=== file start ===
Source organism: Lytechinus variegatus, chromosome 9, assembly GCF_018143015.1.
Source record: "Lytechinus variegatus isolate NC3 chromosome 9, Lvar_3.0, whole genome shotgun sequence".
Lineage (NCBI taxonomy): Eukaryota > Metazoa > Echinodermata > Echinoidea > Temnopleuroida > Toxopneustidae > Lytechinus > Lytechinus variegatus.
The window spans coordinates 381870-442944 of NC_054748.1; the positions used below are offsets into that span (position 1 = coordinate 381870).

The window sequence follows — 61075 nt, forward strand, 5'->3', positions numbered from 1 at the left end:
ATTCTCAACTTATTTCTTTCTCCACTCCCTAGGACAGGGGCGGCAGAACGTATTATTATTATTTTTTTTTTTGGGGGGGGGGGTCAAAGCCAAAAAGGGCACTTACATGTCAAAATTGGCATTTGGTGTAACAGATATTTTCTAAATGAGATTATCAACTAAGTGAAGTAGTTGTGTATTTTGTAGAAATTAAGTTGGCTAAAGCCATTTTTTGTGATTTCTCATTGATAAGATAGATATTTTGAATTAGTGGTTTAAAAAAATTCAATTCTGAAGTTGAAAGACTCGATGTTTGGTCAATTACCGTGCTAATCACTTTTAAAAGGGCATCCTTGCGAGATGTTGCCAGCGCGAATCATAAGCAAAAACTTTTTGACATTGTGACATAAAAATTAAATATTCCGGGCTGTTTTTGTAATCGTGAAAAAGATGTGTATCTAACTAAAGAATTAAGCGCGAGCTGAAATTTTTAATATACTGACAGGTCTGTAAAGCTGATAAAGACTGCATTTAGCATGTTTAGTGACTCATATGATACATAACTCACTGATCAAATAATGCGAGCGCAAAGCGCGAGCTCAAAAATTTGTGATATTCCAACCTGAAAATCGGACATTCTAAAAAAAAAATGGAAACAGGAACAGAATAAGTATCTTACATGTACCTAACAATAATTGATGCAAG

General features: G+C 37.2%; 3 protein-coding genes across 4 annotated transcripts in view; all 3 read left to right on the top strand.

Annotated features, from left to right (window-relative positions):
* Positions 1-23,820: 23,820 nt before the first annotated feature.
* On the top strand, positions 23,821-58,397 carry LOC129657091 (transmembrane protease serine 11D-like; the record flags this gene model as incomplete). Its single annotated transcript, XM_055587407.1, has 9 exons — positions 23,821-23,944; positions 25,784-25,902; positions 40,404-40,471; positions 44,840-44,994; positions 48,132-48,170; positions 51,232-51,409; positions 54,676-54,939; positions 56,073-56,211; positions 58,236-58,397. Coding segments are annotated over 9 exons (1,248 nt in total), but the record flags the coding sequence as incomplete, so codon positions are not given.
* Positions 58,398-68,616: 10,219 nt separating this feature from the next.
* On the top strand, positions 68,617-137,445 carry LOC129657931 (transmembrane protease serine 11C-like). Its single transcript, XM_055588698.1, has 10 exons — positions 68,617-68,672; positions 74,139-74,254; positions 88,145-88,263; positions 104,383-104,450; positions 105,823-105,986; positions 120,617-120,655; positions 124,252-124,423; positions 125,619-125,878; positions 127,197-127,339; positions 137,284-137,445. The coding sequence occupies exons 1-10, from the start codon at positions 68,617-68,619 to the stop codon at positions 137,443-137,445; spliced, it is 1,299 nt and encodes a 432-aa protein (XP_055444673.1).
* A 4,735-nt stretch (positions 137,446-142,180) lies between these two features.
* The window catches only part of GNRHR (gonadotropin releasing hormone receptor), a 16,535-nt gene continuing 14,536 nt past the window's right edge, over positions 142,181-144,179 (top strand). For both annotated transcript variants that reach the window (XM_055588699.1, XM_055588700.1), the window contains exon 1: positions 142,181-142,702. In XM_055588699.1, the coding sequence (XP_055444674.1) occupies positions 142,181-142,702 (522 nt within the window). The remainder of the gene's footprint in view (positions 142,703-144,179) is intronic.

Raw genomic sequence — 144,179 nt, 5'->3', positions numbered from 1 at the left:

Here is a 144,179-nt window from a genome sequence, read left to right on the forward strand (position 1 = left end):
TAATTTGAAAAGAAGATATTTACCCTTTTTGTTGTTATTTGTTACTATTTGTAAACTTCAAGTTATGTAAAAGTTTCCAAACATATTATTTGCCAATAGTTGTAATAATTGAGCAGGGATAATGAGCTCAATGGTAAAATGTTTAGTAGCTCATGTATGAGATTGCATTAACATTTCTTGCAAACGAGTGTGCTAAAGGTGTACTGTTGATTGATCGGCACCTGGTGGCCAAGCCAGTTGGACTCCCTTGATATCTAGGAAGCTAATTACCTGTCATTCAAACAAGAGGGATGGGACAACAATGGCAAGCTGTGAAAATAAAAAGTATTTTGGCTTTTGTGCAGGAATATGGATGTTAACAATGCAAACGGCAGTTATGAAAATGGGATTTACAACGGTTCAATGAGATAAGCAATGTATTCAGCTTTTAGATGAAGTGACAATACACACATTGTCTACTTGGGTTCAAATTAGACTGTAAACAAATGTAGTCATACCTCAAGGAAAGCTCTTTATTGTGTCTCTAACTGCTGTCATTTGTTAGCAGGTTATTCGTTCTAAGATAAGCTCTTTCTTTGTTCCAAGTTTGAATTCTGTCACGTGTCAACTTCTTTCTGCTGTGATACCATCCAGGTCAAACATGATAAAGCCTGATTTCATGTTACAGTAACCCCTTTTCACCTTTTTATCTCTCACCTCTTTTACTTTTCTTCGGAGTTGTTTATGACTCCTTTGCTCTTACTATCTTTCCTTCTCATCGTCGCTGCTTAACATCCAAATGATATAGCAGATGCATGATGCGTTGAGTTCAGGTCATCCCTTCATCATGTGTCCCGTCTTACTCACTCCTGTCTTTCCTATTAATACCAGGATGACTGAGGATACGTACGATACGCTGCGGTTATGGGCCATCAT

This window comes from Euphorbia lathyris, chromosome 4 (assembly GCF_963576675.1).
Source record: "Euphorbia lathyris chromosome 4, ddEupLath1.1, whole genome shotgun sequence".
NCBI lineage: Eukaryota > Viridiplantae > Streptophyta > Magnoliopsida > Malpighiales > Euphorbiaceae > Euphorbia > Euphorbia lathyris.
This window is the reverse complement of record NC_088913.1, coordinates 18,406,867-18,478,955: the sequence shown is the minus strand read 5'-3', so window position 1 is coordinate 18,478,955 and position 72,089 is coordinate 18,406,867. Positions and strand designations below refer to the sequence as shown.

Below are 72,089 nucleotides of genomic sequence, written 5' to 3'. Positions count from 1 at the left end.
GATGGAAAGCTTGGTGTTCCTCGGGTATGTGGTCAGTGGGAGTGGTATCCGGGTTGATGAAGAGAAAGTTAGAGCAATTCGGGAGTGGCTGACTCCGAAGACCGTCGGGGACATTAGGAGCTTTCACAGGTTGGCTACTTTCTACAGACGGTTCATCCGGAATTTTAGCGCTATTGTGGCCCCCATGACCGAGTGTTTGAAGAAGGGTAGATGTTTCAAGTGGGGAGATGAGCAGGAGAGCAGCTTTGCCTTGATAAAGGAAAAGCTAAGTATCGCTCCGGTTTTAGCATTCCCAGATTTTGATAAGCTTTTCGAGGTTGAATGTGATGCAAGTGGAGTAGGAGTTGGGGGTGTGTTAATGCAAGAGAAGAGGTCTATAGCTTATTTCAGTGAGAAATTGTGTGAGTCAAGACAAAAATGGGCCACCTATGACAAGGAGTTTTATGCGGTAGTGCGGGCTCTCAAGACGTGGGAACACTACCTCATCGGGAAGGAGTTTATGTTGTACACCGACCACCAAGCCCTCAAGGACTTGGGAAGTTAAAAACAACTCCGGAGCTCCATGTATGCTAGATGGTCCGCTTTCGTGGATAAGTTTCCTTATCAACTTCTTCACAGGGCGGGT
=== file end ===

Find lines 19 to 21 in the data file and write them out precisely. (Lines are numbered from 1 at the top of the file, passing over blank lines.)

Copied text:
Source record: "Euphorbia lathyris chromosome 4, ddEupLath1.1, whole genome shotgun sequence".
NCBI lineage: Eukaryota > Viridiplantae > Streptophyta > Magnoliopsida > Malpighiales > Euphorbiaceae > Euphorbia > Euphorbia lathyris.
This window is the reverse complement of record NC_088913.1, coordinates 18,406,867-18,478,955: the sequence shown is the minus strand read 5'-3', so window position 1 is coordinate 18,478,955 and position 72,089 is coordinate 18,406,867. Positions and strand designations below refer to the sequence as shown.